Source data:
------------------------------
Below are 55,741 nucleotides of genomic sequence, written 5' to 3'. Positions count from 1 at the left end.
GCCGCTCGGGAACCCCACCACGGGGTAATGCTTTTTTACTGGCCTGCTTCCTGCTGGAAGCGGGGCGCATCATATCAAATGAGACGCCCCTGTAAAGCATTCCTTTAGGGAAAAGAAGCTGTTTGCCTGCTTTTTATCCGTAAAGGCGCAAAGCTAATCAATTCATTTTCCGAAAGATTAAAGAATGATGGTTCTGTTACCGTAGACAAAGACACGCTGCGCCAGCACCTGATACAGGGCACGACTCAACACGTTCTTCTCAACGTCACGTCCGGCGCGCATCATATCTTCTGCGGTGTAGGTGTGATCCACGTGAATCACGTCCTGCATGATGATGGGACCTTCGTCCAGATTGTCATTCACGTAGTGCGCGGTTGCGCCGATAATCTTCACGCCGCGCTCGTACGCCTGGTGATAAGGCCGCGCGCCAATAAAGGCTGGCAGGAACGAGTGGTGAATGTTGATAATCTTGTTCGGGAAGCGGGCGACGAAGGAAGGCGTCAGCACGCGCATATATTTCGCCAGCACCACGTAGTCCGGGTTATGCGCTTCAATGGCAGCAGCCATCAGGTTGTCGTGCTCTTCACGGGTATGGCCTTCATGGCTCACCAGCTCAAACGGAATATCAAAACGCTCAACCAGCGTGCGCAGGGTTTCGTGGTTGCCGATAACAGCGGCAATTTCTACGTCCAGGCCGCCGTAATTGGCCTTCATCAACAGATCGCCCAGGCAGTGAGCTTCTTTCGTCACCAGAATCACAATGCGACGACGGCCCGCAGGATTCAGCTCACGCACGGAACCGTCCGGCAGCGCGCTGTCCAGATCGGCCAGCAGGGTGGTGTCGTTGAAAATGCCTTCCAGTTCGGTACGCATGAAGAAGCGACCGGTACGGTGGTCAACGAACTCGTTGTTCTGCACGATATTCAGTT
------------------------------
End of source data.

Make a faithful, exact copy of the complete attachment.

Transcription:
Below are 55,741 nucleotides of genomic sequence, written 5' to 3'. Positions count from 1 at the left end.
GCCGCTCGGGAACCCCACCACGGGGTAATGCTTTTTTACTGGCCTGCTTCCTGCTGGAAGCGGGGCGCATCATATCAAATGAGACGCCCCTGTAAAGCATTCCTTTAGGGAAAAGAAGCTGTTTGCCTGCTTTTTATCCGTAAAGGCGCAAAGCTAATCAATTCATTTTCCGAAAGATTAAAGAATGATGGTTCTGTTACCGTAGACAAAGACACGCTGCGCCAGCACCTGATACAGGGCACGACTCAACACGTTCTTCTCAACGTCACGTCCGGCGCGCATCATATCTTCTGCGGTGTAGGTGTGATCCACGTGAATCACGTCCTGCATGATGATGGGACCTTCGTCCAGATTGTCATTCACGTAGTGCGCGGTTGCGCCGATAATCTTCACGCCGCGCTCGTACGCCTGGTGATAAGGCCGCGCGCCAATAAAGGCTGGCAGGAACGAGTGGTGAATGTTGATAATCTTGTTCGGGAAGCGGGCGACGAAGGAAGGCGTCAGCACGCGCATATATTTCGCCAGCACCACGTAGTCCGGGTTATGCGCTTCAATGGCAGCAGCCATCAGGTTGTCGTGCTCTTCACGGGTATGGCCTTCATGGCTCACCAGCTCAAACGGAATATCAAAACGCTCAACCAGCGTGCGCAGGGTTTCGTGGTTGCCGATAACAGCGGCAATTTCTACGTCCAGGCCGCCGTAATTGGCCTTCATCAACAGATCGCCCAGGCAGTGAGCTTCTTTCGTCACCAGAATCACAATGCGACGACGGCCCGCAGGATTCAGCTCACGCACGGAACCGTCCGGCAGCGCGCTGTCCAGATCGGCCAGCAGGGTGGTGTCGTTGAAAATGCCTTCCAGTTCGGTACGCATGAAGAAGCGACCGGTACGGTGGTCAACGAACTCGTTGTTCTGCACGATATTCAGTT